International education sometimes (or almost always) resembles Shakespearean plays: conflicts, dramas and battles are constantly intertwined with assurances of eternal friendship, search for the best and faith in a bright future. Every time I look at what is happening in the global educational community, at new trends in it, I wonder: will we follow this trend or not? How long? Or, like Shakespeare wrote: to be or not to be?
International education sometimes (or almost always) resembles Shakespearean plays: conflicts, dramas and battles are constantly intertwined with assurances of eternal friendship, search for the best and hope for a bright future. Every time we look at what is happening in the global educational community, at new trends in it, we wonder: will we follow this trend or not? How long? Or, like Shakespeare wrote: to be or not to be?
Increasingly, such rhetorical question is being asked in terms of the rating race. The debates on this idea last for more than a decade.
The appearance of ratings in the educational environment is logical: universities want to demonstrate their superiority, but it is quite difficult to understand on one's own which of the good universities is the best. And at this moment the ratings come to the fore with their dry statistics and indicators. Being in the top of the rankings becomes prestigious, and universities begin to make serious efforts to achieve the results necessary to get into the coveted list.
Thus, rating agencies at some point begin to actually manage universities, dictating their own rules and priorities, regardless of the opinions of the university management. Often, the university's position in the ranking is not an objective measure of the quality of education, and the desire to increase numerical indicators often turns into a race of attrition — both financial (success in the rankings is expensive, despite the fact that participation is free), and moral. Much has already been said about the negative consequences of the pursuit of unrealistic publication indicators which often leads to overbooking of articles and affiliations, the growth of predatory journals, an increase in the number of "low-quality" articles, and, ultimately, a shift in focus from the teaching function. This critical view is shared by the world's leading experts in the field of higher education, such as Philip Altbach,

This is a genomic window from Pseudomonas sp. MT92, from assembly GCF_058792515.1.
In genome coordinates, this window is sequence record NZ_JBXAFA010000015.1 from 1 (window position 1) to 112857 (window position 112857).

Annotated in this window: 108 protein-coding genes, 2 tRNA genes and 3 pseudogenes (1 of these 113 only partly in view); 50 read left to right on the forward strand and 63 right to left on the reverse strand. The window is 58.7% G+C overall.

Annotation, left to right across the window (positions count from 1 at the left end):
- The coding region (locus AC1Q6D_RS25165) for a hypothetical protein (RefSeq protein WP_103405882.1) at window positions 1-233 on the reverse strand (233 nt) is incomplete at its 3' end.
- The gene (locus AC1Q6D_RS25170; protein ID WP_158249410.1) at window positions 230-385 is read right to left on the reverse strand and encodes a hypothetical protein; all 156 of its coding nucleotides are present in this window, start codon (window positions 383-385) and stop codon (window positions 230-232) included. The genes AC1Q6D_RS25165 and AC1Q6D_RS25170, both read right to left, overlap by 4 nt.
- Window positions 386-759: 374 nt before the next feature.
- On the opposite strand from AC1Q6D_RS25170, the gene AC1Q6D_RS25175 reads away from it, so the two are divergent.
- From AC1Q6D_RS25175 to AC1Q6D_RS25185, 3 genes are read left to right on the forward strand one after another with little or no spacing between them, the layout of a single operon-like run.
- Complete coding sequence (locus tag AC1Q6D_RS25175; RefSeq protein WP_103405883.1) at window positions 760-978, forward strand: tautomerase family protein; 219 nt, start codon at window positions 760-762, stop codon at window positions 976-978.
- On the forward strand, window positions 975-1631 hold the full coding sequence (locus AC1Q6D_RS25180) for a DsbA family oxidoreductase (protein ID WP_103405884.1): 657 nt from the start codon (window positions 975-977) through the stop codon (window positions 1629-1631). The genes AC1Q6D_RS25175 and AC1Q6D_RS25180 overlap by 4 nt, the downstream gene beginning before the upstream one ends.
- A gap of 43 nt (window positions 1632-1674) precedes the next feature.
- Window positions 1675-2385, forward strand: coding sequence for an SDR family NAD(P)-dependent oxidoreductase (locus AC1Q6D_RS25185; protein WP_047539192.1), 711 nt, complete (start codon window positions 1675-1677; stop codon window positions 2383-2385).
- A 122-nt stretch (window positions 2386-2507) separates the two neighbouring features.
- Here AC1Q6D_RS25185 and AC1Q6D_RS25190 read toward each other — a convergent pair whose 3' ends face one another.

Professor, founder of Boston College Center for International Higher Education, and Ellen Hazelkorn, Policy Advisor to the Higher Education Authority (Ireland), Emeritus Professor and Director, Higher Education Policy Research Unit (HEPRU), Dublin Institute of Technology. In a joint article titled "The race for ratings in the period of the massification of higher education: forget about them!" they write the following: "Universities around the world are too fixated on their status in national or global rankings […] We argue that it's time to stop. The leading incentives for development were prestige and reputation, rather than improving the quality or improving student learning outcomes, which leads to further social stratification and reputational distinctions. Many agree that the indicators used in the ratings and the weights applied to them make sense, but there is no international research to support this."
Often, the "rating race" captures entire countries besides individual niversities. Under the auspices of governments, special programs are being created to increase the number of local universities in international rankings. The Russian "Project 5-100", the German "Exzellenzinitiative", the French "Campus France" are some of the many examples of such initiatives. Let us look at the current state of the rankings outside of Europe, namely in Australia and China.